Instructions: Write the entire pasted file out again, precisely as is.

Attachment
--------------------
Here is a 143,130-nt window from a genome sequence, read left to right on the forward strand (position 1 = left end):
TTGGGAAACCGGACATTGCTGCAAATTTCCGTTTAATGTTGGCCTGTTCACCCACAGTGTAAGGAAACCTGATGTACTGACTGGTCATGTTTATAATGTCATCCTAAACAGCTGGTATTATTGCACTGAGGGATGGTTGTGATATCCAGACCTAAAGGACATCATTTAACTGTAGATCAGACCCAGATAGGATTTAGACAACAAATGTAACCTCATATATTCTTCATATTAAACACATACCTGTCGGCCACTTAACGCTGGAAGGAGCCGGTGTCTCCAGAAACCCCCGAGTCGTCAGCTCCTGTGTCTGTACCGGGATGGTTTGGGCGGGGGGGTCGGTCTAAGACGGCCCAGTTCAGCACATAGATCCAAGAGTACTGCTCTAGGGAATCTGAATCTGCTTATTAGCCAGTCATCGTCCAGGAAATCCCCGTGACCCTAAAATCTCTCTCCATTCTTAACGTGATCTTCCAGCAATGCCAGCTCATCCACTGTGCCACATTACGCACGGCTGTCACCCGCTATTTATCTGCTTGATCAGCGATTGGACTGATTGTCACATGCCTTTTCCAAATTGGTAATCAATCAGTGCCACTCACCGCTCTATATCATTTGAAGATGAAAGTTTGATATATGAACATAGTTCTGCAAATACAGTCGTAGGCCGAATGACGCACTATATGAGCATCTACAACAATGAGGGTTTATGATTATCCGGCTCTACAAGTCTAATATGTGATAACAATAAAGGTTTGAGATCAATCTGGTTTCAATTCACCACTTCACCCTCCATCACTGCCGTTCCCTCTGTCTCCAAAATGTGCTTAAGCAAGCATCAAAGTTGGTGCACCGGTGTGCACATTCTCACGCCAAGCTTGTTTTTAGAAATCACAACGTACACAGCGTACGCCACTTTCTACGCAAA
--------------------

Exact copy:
Here is a 143,130-nt window from a genome sequence, read left to right on the forward strand (position 1 = left end):
TTGGGAAACCGGACATTGCTGCAAATTTCCGTTTAATGTTGGCCTGTTCACCCACAGTGTAAGGAAACCTGATGTACTGACTGGTCATGTTTATAATGTCATCCTAAACAGCTGGTATTATTGCACTGAGGGATGGTTGTGATATCCAGACCTAAAGGACATCATTTAACTGTAGATCAGACCCAGATAGGATTTAGACAACAAATGTAACCTCATATATTCTTCATATTAAACACATACCTGTCGGCCACTTAACGCTGGAAGGAGCCGGTGTCTCCAGAAACCCCCGAGTCGTCAGCTCCTGTGTCTGTACCGGGATGGTTTGGGCGGGGGGGTCGGTCTAAGACGGCCCAGTTCAGCACATAGATCCAAGAGTACTGCTCTAGGGAATCTGAATCTGCTTATTAGCCAGTCATCGTCCAGGAAATCCCCGTGACCCTAAAATCTCTCTCCATTCTTAACGTGATCTTCCAGCAATGCCAGCTCATCCACTGTGCCACATTACGCACGGCTGTCACCCGCTATTTATCTGCTTGATCAGCGATTGGACTGATTGTCACATGCCTTTTCCAAATTGGTAATCAATCAGTGCCACTCACCGCTCTATATCATTTGAAGATGAAAGTTTGATATATGAACATAGTTCTGCAAATACAGTCGTAGGCCGAATGACGCACTATATGAGCATCTACAACAATGAGGGTTTATGATTATCCGGCTCTACAAGTCTAATATGTGATAACAATAAAGGTTTGAGATCAATCTGGTTTCAATTCACCACTTCACCCTCCATCACTGCCGTTCCCTCTGTCTCCAAAATGTGCTTAAGCAAGCATCAAAGTTGGTGCACCGGTGTGCACATTCTCACGCCAAGCTTGTTTTTAGAAATCACAACGTACACAGCGTACGCCACTTTCTACGCAAA